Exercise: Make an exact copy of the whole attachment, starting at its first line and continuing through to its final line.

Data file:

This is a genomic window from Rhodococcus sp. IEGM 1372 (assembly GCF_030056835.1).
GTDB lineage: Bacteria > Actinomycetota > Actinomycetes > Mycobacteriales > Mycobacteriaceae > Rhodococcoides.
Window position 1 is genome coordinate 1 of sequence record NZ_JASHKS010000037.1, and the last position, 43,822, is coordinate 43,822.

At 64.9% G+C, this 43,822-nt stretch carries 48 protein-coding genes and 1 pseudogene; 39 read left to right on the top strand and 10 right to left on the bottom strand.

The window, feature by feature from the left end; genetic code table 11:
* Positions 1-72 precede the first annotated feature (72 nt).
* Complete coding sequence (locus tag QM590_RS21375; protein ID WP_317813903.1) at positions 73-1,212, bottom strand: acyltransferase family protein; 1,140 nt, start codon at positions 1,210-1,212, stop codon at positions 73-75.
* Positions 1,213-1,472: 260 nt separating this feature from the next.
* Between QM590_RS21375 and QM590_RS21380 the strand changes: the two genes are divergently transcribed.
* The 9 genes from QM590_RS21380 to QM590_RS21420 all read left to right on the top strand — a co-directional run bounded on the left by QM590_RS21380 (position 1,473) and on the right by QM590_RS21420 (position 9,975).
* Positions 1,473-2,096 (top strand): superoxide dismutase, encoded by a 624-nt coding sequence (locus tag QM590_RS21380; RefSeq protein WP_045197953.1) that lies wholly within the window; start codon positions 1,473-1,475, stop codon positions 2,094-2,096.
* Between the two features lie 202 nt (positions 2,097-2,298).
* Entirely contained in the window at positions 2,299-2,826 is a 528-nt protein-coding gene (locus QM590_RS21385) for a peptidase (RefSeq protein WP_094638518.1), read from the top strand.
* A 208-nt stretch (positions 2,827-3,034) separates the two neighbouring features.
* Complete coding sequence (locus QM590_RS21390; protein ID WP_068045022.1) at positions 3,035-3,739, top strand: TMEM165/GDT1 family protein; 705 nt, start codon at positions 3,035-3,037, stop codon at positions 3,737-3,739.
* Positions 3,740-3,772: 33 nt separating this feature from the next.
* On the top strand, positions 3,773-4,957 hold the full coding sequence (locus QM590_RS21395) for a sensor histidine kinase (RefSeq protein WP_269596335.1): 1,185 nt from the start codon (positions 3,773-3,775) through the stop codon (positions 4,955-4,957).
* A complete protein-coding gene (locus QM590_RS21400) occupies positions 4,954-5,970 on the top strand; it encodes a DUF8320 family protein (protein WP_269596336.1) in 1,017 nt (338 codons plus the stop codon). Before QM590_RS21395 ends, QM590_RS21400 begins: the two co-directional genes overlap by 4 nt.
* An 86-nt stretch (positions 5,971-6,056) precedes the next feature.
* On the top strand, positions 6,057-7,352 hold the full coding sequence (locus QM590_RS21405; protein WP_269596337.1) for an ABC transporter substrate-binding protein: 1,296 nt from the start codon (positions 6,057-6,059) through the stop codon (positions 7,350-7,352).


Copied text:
This is a genomic window from Rhodococcus sp. IEGM 1372 (assembly GCF_030056835.1).
GTDB lineage: Bacteria > Actinomycetota > Actinomycetes > Mycobacteriales > Mycobacteriaceae > Rhodococcoides.
Window position 1 is genome coordinate 1 of sequence record NZ_JASHKS010000037.1, and the last position, 43,822, is coordinate 43,822.

At 64.9% G+C, this 43,822-nt stretch carries 48 protein-coding genes and 1 pseudogene; 39 read left to right on the top strand and 10 right to left on the bottom strand.

The window, feature by feature from the left end; genetic code table 11:
* Positions 1-72 precede the first annotated feature (72 nt).
* Complete coding sequence (locus tag QM590_RS21375; protein ID WP_317813903.1) at positions 73-1,212, bottom strand: acyltransferase family protein; 1,140 nt, start codon at positions 1,210-1,212, stop codon at positions 73-75.
* Positions 1,213-1,472: 260 nt separating this feature from the next.
* Between QM590_RS21375 and QM590_RS21380 the strand changes: the two genes are divergently transcribed.
* The 9 genes from QM590_RS21380 to QM590_RS21420 all read left to right on the top strand — a co-directional run bounded on the left by QM590_RS21380 (position 1,473) and on the right by QM590_RS21420 (position 9,975).
* Positions 1,473-2,096 (top strand): superoxide dismutase, encoded by a 624-nt coding sequence (locus tag QM590_RS21380; RefSeq protein WP_045197953.1) that lies wholly within the window; start codon positions 1,473-1,475, stop codon positions 2,094-2,096.
* Between the two features lie 202 nt (positions 2,097-2,298).
* Entirely contained in the window at positions 2,299-2,826 is a 528-nt protein-coding gene (locus QM590_RS21385) for a peptidase (RefSeq protein WP_094638518.1), read from the top strand.
* A 208-nt stretch (positions 2,827-3,034) separates the two neighbouring features.
* Complete coding sequence (locus QM590_RS21390; protein ID WP_068045022.1) at positions 3,035-3,739, top strand: TMEM165/GDT1 family protein; 705 nt, start codon at positions 3,035-3,037, stop codon at positions 3,737-3,739.
* Positions 3,740-3,772: 33 nt separating this feature from the next.
* On the top strand, positions 3,773-4,957 hold the full coding sequence (locus QM590_RS21395) for a sensor histidine kinase (RefSeq protein WP_269596335.1): 1,185 nt from the start codon (positions 3,773-3,775) through the stop codon (positions 4,955-4,957).
* A complete protein-coding gene (locus QM590_RS21400) occupies positions 4,954-5,970 on the top strand; it encodes a DUF8320 family protein (protein WP_269596336.1) in 1,017 nt (338 codons plus the stop codon). Before QM590_RS21395 ends, QM590_RS21400 begins: the two co-directional genes overlap by 4 nt.
* An 86-nt stretch (positions 5,971-6,056) precedes the next feature.
* On the top strand, positions 6,057-7,352 hold the full coding sequence (locus QM590_RS21405; protein WP_269596337.1) for an ABC transporter substrate-binding protein: 1,296 nt from the start codon (positions 6,057-6,059) through the stop codon (positions 7,350-7,352).